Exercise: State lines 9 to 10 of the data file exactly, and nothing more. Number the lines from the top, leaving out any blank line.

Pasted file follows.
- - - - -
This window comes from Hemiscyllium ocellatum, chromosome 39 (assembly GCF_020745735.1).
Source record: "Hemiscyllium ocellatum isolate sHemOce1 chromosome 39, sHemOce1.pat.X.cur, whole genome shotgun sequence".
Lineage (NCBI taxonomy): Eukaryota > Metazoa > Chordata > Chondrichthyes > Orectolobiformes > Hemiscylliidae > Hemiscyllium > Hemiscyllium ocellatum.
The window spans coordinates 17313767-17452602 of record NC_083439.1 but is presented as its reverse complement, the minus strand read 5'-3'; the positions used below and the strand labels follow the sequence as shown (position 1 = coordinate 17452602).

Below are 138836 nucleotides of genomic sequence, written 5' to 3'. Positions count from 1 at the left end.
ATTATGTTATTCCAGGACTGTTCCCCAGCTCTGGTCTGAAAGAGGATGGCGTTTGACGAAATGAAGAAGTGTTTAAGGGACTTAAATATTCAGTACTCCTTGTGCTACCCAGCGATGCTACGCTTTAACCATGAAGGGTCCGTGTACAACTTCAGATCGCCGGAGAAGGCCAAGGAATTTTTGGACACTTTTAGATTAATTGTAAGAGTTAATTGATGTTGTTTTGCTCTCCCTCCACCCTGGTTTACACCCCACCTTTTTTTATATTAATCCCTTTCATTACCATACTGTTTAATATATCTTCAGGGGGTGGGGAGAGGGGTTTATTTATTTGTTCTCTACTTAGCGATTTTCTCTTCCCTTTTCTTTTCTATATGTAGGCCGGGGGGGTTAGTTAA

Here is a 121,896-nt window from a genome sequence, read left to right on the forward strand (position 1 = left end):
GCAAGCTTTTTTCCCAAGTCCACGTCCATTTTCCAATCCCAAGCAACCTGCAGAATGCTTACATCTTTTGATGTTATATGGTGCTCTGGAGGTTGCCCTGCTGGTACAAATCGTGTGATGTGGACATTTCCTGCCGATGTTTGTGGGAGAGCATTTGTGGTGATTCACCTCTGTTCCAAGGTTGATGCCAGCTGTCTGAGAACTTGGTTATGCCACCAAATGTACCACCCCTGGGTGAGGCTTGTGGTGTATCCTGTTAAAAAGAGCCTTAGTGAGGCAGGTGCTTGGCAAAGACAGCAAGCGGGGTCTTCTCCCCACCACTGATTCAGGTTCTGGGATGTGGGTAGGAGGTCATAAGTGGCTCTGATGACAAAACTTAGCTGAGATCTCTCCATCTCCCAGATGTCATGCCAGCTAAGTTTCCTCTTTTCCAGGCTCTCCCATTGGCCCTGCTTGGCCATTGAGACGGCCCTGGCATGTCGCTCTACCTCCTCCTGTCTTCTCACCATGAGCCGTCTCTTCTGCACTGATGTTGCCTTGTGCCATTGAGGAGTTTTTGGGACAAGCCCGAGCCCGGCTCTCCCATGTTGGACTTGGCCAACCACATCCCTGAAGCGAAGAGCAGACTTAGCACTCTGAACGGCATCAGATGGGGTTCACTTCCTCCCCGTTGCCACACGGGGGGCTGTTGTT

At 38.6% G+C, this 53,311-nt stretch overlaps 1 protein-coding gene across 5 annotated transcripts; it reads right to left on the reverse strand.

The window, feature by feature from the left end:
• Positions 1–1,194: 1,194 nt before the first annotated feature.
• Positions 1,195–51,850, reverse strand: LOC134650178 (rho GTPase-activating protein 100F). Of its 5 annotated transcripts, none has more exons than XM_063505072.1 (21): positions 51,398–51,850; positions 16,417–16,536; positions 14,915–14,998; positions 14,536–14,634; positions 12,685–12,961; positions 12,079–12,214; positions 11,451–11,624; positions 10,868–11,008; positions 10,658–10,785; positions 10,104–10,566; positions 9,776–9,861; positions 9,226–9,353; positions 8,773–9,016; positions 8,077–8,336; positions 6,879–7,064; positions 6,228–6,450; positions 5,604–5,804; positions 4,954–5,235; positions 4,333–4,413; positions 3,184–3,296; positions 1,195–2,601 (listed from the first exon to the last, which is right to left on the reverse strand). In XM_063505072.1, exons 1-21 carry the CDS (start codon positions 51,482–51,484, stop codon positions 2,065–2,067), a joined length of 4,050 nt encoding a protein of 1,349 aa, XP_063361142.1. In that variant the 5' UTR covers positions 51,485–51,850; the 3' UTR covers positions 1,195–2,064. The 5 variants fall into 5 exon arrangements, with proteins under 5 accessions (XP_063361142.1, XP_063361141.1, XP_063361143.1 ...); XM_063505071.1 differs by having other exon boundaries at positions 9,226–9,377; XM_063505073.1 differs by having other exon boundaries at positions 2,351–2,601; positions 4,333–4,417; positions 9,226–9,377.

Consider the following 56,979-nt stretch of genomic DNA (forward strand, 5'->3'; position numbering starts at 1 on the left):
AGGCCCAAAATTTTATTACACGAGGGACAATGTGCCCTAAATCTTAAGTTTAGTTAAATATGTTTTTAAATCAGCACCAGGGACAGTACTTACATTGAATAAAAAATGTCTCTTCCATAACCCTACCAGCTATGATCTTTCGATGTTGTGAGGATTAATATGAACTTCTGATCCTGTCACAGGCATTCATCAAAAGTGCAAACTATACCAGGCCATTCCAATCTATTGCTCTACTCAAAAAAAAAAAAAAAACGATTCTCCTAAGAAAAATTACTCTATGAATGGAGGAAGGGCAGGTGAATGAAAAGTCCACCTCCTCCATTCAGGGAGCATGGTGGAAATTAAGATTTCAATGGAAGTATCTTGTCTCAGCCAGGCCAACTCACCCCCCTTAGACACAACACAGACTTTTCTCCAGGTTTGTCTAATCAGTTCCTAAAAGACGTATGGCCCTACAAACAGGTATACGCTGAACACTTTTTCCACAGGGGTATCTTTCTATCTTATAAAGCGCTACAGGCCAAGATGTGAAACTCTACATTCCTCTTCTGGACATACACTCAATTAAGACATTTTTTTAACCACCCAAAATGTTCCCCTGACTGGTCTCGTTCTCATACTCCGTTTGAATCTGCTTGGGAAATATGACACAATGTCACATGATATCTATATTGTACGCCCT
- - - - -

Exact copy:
At 38.6% G+C, this 53,311-nt stretch overlaps 1 protein-coding gene across 5 annotated transcripts; it reads right to left on the reverse strand.

The window, feature by feature from the left end: